Transplanting Mature Perennials in November - Knowledgebase Question

Chicora, PA
Question by HOMSCLR
October 30, 1998
We are moving in November and would love to bring our best perennials with us to our new home. Should they winter over in containers in the basement or can I park them in the existing vegetable garden until spring or should I leave them behind and start over? I'd like to take Siberian irises, potentilla bushes, and artemesia, columbine, thyme and a daylilly. I live 50 miles north of Pittsburgh and we haven't had our killing frost as of yet, only mild ones.

Answer from NGA
October 30, 1998


It's so hard to leave a garden behind!

First off, I should caution you that if you are moving because you have sold property then you should check with your real estate agent before you remove any plants. It's usually a big no-no.

Keeping plants in a basement or even in a cool garage often ends up causing problems with rot, fungus and so on although it can be done. Dormant plants can be moved as long as the ground isn't frozen, so my suggestion is to move them if you can.

Water them very well the day before you work. Plan to set each rootball into a plastic bag for the trip, keep the bagged plants out of direct sun, and replant as soon as possible. Dig them with very generous rootballs and replant them into a prepared bed, water them in and mulch well for the winter. The veggie bed sounds like a good option as long as it is well-drained and not soggy all winter. Check them periodically for heaving, although I doubt it will be a problem with larger plants.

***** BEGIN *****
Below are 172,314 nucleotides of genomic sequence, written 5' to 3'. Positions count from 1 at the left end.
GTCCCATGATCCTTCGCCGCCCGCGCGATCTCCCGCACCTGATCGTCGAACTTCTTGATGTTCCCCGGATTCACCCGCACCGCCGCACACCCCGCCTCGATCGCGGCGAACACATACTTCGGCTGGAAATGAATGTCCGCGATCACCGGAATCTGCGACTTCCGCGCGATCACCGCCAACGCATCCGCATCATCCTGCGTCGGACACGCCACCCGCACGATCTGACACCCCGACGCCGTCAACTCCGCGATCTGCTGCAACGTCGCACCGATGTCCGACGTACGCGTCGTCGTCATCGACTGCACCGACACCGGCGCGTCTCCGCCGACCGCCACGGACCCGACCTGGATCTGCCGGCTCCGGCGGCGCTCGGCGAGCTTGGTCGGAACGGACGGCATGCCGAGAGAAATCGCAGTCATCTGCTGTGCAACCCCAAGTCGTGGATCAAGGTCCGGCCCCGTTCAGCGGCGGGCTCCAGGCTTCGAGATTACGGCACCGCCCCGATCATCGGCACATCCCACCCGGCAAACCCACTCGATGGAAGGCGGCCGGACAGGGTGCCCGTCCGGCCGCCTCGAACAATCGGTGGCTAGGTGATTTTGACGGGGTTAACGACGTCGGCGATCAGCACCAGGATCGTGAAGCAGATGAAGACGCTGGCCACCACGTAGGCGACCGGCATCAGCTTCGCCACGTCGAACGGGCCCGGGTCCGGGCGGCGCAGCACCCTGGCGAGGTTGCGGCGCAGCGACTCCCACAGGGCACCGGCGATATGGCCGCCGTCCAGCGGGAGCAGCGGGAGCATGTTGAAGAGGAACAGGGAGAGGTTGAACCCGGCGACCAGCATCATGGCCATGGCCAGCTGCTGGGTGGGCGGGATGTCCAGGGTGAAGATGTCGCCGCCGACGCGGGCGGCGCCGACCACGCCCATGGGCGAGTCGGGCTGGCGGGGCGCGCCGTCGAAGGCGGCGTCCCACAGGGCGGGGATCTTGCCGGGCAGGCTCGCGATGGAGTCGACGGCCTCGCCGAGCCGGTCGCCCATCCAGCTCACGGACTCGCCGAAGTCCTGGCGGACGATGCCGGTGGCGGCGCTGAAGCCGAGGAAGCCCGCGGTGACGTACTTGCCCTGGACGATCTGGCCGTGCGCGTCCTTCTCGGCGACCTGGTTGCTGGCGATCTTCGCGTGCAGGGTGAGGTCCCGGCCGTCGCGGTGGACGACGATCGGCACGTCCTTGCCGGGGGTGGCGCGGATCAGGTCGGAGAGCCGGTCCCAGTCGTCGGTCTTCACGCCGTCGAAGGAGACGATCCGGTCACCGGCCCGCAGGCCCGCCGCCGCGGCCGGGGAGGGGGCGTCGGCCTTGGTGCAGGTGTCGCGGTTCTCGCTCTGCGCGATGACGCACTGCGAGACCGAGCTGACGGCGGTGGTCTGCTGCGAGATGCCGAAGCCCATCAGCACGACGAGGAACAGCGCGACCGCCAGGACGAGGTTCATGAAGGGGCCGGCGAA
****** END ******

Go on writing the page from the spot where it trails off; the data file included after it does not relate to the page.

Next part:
Some of your plants I would expect to move well: the SIberian iris, the potentilla and the daylily. Columbine is usually fairly short lived, so I doubt it will be worth the effort to move it. Thyme is usually not as deeply rooted as one would like for fall planting but you might try a few pieces and see. It is an inexpensive plant as a rule and grows quickly, so it may be another candidate for leaving behind. The artemisia may or may not move -- it depends if you have a shrubby form like "Powis Castle" or a running form like "Silver King". In my experience the shrubby forms do not transplant well at any season while the running types are virtually unkillable provided they have adequate drainage and a somewhat light soil rather than heavy clay. Be sure to trim the potentilla back hard to compensate for the lost roots and to help it stay compact next summer.

Good luck with your move!

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